Psychology meets neuroscience and self-help in this engaging study by business writer Heath (co-author: The Power of Moments: Why Certain Moments Have Extraordinary Impact, 2017, etc.).
If the fish floating down a river have three heads, then it behooves any curious-minded person to travel upstream and find out why. Just so, if half of high school students are failing in a certain district, then one can either try to throw money and words at the problem (“Stay in school, kids!”) or venture into the alien territory outside the classroom to find out how to keep them going. That’s just what happened in Chicago, writes Heath, where teachers formed interdisciplinary teams offering support to legions of at-risk students, determining that if first-year students can be kept on track, they’re likely to stay in school to the end—and wind up making at least $500,000 more over a lifetime as compared to their dropout peers. The author examines numerous turning-point moments when finding “upstream” things to fix might have led to better and different results. For example, when, in 1974, a scientific paper was published describing a disappearing ozone layer, that was the time to do something about it—not now. “Creating urgency” is one task the would-be problem-solver must address. Another is getting the right people on board to create desired effects, such as lowering teen drug use by making it outré: “What if drug and alcohol use came to feel abnormal in their world rather than normal?” A change of mindsets is rarely easy, but it can be done, and best so, by Heath’s account, by looking farther along at the chain of events than the problem itself. That habit of mind, he writes, helps explain why the incidence of death by thyroid cancer is so low in South Korea, and it also points to a central truth: “Systems have great power and permanence; that’s why upstream efforts must culminate in systems change.”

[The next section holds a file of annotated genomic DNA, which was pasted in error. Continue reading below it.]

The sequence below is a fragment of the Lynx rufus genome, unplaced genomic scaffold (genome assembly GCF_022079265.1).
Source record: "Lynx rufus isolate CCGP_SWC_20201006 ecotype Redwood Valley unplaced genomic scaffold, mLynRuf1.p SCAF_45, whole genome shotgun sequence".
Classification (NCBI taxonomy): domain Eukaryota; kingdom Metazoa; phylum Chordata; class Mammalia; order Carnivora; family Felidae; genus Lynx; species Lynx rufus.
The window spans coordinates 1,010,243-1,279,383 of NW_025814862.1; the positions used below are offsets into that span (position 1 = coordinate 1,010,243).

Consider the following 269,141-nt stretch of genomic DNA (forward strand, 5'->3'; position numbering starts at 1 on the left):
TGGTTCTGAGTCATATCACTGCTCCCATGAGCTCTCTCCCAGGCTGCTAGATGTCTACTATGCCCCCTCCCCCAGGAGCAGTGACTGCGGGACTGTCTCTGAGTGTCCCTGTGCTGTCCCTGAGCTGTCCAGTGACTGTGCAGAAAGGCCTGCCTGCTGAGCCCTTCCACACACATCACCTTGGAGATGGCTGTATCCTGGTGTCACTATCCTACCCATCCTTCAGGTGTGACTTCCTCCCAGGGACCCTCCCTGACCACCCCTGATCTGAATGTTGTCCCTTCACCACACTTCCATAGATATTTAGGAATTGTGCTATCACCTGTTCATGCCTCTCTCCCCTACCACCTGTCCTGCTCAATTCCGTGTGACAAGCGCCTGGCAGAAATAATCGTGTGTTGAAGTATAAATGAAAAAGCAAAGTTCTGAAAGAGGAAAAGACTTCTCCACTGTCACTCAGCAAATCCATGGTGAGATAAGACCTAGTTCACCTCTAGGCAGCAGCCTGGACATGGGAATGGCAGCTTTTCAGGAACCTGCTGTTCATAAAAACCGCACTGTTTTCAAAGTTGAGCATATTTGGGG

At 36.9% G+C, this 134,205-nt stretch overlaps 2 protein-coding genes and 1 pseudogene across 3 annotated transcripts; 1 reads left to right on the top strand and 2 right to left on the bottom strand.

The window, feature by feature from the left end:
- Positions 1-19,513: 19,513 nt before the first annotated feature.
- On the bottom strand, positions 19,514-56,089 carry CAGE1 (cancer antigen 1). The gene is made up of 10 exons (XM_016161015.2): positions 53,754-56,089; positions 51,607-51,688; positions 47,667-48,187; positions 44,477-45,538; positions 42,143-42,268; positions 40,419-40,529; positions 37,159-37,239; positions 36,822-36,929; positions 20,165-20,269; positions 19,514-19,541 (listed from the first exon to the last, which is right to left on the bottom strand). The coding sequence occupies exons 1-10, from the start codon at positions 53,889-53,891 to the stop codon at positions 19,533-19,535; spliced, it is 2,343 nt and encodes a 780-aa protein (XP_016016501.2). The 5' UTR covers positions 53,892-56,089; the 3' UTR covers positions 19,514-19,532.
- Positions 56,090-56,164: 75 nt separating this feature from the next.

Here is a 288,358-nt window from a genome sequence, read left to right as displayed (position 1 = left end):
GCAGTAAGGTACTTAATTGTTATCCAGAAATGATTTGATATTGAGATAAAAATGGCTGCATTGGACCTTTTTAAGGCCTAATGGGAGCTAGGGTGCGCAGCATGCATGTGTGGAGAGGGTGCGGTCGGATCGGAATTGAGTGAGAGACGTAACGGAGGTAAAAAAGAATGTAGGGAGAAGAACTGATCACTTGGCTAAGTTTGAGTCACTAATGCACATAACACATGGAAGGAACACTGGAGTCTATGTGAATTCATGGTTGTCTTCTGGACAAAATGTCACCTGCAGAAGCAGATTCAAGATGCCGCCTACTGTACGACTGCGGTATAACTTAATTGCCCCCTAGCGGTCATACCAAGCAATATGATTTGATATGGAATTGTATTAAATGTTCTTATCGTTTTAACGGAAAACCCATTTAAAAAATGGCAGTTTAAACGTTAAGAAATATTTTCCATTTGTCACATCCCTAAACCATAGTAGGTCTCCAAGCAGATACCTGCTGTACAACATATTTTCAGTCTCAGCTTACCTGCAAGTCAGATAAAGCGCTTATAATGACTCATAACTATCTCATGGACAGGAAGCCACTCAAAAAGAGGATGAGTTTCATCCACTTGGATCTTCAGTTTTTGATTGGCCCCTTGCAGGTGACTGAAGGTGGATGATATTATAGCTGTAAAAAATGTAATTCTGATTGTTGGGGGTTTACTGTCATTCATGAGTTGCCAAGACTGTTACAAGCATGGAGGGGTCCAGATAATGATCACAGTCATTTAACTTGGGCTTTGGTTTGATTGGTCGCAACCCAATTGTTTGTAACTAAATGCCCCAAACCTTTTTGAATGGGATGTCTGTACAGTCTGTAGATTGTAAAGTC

A smart, provocative book that guides readers to better decision-making when confronting seemingly intractable problems.